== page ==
American Exceptionalism? What Does That Have to Do With the Price of Eggs?
I know we’re in a rut right now. But before we start thinking about completely overhauling a system that has served so many incredibly well over the course of hundreds of years, let’s try to put things in perspective and not forget that while government can certainly help our society, it is not the answer to all of our problems. Call this story one of American exceptionalism or whatever you want to. I call it our reality. We know for a fact what built this great nation and we can prove (factually) how well it has performed and how far it has come in such a short period (despite recent turbulence). If your economic policy involves a drastic overhauling of that system then the onus is on YOU to prove that the current system is not only broken, but can be outperformed by another type of approach. To those people, I say good luck. You will need it.
More red herrings. The onus is not on MMT JG advocates to prove anything more than anyone else has to prove. Now is now! That is the reality! We have to make decisions about what to do now based on the choices we have now, all the ones we have time and resources to consider.
As I argued here, Cullen's put on the table three alternatives
1. continuing with our present policies.
2. Putting into practice Cullen's alternative using some MMT measures, pursuing “full productivity,” and retaining an unemployed buffer stock. And
3. pursuing the MMT program including the FE buffer stock through the JG.
Anyone considering the three alternatives has to fairly compare them and pick the one that stands up best to criticism and data which appears to contradict it.
There's no greater “onus” on 3, than there is on either of the other two alternatives. Alternative 1 isn't “working.” It's being refuted by the lack of a recovery that's gone beyond the wealthy and the upper middle class. So, we have to compare alternatives 2 and 3.
I did that in my last post, and I think I showed that Cullen's alternative is the weaker of these two. I'm sure there are other alternatives we can formulate and evaluate as well, and perhaps one of them will be better. But, as long as the current alternative is failing us, it makes no sense to claim that there is a greater “onus” on newer alternatives, either Cullen's or the full MMT alternative, just because they haven't been tried before.
Nothing “new” has ever been tried before. That doesn't mean it has a greater weight to overcome then something old that's not working. That viewpoint is just conservative ideology. It's just: Tradition! Tradition! Tradition!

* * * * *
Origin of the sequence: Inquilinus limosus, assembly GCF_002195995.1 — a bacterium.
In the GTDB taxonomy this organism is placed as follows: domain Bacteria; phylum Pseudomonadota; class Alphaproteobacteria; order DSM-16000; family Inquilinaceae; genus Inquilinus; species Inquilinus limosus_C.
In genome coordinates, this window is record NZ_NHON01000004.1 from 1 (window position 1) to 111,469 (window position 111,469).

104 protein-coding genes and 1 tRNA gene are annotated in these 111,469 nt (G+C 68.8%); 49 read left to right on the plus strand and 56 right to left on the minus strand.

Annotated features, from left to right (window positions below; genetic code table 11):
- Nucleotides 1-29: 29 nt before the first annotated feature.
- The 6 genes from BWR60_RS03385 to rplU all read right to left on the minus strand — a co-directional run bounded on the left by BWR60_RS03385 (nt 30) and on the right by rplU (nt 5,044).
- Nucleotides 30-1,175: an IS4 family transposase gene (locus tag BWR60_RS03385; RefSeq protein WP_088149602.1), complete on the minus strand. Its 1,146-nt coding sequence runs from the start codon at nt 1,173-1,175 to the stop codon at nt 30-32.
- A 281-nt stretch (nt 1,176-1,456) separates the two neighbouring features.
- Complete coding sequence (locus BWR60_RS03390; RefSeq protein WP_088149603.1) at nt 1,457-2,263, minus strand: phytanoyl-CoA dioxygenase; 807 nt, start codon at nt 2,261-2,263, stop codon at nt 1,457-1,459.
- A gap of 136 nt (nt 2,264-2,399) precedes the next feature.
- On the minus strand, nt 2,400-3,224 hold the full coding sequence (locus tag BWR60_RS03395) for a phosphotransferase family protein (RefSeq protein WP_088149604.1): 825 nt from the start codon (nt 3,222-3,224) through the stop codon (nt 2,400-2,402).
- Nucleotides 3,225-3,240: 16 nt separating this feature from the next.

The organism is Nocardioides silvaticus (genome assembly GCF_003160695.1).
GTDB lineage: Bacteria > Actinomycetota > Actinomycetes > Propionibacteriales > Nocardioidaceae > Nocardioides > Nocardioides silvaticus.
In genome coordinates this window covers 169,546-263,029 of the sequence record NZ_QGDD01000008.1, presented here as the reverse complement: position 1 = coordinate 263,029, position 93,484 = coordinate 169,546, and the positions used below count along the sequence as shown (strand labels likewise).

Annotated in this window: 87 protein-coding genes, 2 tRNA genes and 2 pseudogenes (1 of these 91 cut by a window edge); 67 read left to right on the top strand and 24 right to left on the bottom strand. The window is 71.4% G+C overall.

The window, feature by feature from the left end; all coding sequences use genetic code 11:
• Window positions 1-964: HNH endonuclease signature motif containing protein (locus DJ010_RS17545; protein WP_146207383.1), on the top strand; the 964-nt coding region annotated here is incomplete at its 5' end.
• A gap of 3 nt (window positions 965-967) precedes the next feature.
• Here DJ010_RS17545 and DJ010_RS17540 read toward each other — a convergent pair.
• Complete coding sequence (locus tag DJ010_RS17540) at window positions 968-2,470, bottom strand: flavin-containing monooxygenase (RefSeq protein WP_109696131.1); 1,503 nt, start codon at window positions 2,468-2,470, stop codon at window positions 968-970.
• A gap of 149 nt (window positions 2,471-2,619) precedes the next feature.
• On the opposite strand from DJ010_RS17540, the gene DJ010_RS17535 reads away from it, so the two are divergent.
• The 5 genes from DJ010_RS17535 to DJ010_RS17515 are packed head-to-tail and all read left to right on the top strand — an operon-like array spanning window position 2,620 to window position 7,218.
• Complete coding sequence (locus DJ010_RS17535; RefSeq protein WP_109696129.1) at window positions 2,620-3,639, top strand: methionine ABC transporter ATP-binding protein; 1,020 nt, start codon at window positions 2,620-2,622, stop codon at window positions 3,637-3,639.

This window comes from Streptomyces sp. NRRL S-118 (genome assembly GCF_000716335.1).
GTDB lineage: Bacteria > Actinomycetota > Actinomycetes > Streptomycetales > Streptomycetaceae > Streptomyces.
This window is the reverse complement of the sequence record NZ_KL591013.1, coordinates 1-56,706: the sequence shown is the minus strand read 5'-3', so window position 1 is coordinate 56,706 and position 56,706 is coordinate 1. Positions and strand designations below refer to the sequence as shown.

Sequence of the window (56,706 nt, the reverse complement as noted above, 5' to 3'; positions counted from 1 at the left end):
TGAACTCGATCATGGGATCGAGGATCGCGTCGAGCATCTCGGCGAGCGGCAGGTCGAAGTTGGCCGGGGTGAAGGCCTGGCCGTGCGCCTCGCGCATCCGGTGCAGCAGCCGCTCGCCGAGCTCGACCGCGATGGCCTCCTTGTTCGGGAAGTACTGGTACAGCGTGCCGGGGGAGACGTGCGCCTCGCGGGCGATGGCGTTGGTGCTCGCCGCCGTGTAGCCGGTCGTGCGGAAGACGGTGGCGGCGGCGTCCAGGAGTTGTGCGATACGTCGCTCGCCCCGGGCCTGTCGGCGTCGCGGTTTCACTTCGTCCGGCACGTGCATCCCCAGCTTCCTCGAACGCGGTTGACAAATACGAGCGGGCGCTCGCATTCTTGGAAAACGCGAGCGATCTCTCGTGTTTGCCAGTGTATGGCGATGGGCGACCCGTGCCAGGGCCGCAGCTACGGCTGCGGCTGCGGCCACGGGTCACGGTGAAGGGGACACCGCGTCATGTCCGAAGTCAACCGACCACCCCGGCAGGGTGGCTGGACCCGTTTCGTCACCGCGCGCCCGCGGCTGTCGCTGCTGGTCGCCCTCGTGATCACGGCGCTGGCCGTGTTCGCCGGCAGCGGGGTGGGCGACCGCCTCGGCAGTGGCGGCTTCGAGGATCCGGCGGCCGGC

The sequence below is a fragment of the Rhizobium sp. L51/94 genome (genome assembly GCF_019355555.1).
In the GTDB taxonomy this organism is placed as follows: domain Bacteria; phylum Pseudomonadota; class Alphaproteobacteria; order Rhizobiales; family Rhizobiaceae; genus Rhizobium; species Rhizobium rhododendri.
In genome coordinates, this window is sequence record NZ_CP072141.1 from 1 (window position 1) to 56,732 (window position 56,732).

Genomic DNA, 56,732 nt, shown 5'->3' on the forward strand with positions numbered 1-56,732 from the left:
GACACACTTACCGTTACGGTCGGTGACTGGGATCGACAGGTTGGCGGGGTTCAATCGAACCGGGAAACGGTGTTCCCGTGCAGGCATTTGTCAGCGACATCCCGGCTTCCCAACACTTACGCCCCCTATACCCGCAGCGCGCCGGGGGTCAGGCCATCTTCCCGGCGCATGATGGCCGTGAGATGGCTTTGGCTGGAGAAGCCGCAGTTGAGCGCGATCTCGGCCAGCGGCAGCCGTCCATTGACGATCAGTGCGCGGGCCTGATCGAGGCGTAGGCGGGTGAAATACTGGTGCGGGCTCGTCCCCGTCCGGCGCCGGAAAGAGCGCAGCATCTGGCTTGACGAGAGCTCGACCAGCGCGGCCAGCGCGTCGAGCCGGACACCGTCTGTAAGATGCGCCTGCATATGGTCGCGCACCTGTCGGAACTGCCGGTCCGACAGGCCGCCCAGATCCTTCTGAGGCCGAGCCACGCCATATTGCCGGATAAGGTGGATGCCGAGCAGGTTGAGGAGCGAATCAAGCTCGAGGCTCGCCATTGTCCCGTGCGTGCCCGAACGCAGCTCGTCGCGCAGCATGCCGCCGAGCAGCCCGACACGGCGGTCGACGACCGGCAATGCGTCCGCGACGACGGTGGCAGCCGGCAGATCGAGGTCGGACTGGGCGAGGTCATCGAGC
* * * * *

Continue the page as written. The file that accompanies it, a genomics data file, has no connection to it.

Sorry about that; but the old something isn't working. We need something new. We need to move on! So, let's compare the new alternatives and see what looks like it is most likely to work best, then do that, and see if it works. If it doesn't, then let's move on to the next solution. Let's do what FDR did, try, try, try, until we get it right.
Also, as I indicated above, no drastic overhaul of the US economy is being suggested by MMT. Capitalism will remain the primary component in our mixed economy. All that will happen, if MMT policies are fully adopted, is that the social safety net will be strengthened with a JG, payroll tax cuts, revenue sharing and I'm sure, very soon after the real recovery starts, Medicare for All, more generous SS benefits, and free public higher educational opportunities.
The rule of law will be re-instated so that it again applies to businesspeople who commit fraud. Regulation will be perfected and implemented, and the Government will have a big role in helping us to solve other economic problems that we've been refusing to do anything about, like creating new, renewable energy foundations for the economy, new industries that produce sustainability for the economy, and re-invention of our crumbing infrastructure and public buildings and spaces.
In spite of all this, however, most of our mixed economy will remain capitalist. Most people will still work for managers and owners. Entrepreneurs will have a better economy to innovate within. And capitalism will be saved from itself once again, as it was during the 1930s. So, I don't see these things as a “drastic overhaul.” I just see them as the kinds of reforms that democracy needs from time-to- time to maintain itself.